LOUDON, N.H. — Brian Vickers can already claim a victory this season without taking a checkered flag.
Vickers has started all 18 Sprint Cup races, the kind of run that's a given for stars such as Jimmie Johnson and Jeff Gordon. For Vickers, the number holds a special significance. It means the blood clots that have cost him major chunks of his career since 2010 haven't returned.
He missed 25 races in 2010 when clots were discovered in his legs, and while he was out, he had heart surgery to prevent future clots from moving through his body to his brain.
A blood clot in his right calf found in October sidelined Vickers for the final five races of 2013 because he was taking blood thinners. If he had raced and crashed, the thinners would have made it impossible for doctors to stop internal bleeding.
Recovered and ready to race, Vickers knows the clots could return: "I wouldn't say that I linger on it or I let it kind of affect my daily life. You just kind of have to move on. I certainly am conscious of it, and I make decisions based upon the fact that I could have another clot."
Vickers is always on the move, stretching often and taking walks on long plane flights. "I won't just sit there for long periods of time," he said.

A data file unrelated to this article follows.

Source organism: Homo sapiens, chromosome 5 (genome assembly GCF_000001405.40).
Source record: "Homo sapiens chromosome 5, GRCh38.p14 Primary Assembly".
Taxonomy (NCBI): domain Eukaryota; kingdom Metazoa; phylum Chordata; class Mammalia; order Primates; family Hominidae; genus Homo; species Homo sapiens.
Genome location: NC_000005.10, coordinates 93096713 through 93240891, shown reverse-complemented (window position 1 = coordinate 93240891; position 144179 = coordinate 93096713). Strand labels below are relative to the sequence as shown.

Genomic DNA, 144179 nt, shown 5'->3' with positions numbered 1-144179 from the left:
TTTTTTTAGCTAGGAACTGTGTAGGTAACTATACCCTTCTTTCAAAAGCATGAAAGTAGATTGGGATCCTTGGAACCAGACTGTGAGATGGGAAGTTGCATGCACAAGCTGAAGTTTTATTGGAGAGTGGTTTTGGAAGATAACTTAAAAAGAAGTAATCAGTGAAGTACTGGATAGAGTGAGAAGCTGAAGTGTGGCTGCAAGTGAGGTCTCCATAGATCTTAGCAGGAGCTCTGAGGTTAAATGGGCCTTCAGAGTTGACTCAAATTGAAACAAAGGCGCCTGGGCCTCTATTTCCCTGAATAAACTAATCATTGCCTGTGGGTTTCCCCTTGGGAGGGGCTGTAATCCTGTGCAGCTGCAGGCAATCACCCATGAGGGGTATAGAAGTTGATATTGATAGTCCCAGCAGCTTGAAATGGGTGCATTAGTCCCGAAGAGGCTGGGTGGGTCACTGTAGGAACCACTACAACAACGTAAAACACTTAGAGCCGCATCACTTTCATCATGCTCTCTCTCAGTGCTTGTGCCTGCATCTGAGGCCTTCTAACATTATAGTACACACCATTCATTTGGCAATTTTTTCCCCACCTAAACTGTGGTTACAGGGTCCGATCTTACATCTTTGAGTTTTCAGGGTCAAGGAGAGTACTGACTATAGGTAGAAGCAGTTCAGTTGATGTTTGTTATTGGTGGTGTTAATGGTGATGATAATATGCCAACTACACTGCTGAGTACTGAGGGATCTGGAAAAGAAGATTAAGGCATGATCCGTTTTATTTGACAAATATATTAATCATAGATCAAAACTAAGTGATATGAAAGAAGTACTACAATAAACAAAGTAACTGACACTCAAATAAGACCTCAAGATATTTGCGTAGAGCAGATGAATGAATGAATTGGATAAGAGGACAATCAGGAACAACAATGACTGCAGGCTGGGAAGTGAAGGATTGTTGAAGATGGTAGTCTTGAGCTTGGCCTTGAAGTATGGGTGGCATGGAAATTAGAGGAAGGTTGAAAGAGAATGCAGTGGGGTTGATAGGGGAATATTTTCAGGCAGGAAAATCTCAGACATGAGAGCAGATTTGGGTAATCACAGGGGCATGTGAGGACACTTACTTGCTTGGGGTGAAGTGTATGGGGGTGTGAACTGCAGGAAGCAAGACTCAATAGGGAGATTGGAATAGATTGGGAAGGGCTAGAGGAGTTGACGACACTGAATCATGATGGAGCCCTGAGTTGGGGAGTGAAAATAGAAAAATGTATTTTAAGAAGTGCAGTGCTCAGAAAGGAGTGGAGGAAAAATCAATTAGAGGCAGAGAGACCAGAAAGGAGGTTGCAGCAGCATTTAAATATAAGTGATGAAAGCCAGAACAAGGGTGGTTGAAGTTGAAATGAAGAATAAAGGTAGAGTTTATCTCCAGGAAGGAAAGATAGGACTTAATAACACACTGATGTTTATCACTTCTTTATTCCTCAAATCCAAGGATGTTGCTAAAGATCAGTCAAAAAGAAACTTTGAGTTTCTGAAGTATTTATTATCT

Except when he's behind the wheel of the No. 55 Toyota.
Vickers, coming off a runnerup finish in last weekend's Coke Zero 400 at Daytona, is on pace to start all 36 races for the first time since 2011. He started only 11 in 2010 because of the clots, eight in 2012 and 17 last season because of part-time schedules.
But one of those starts last season was a career highlight. After four years of health scares and unemployment put his promising career in doubt, Vickers was the surprise winner of the Camping World RV Sales 301 last July at New Hampshire Motor Speedway. He snapped a 75-race winless streak and won for the third time in 271 starts.
Back at New Hampshire for today's Camping World RV Sales 301, Vickers recalled all the fond memories of his victory celebration. Drivers saluted Vickers with a wave from the car or a back slap on the way to Victory Lane. Johnson, a close friend, pumped his fist out the window toward Vickers.
"I was out of the car and was told I may never race again," Vickers said. "And to be able to get back into a car at all was a huge accomplishment for me personally. And then to get back in Victory Lane just kind of put it over the top."
notable: Jeff Burton could make the final start of his Sprint Cup career today. He makes his second start of the season in the No. 66 Toyota for Michael Waltrip Racing. With no other races lined up, Burton could cross the finish line for the final time. He's already made the transition to the broadcast booth and is part of the "NASCAR America" panel on the NBC Sports Network. "I think it's a good chance," he said. "I'm okay with that. I'm really comfortable with what I'm doing." … Aric Almirola's time as the toast of NASCAR came to a crashing halt when the No. 43 spun and smacked the wall during practice. Almirola, of Tampa, won last week at Daytona and qualified 19th for today's race. He will drop to the rear of the field in his backup car. "Our backup car may be even better than our primary car," he said.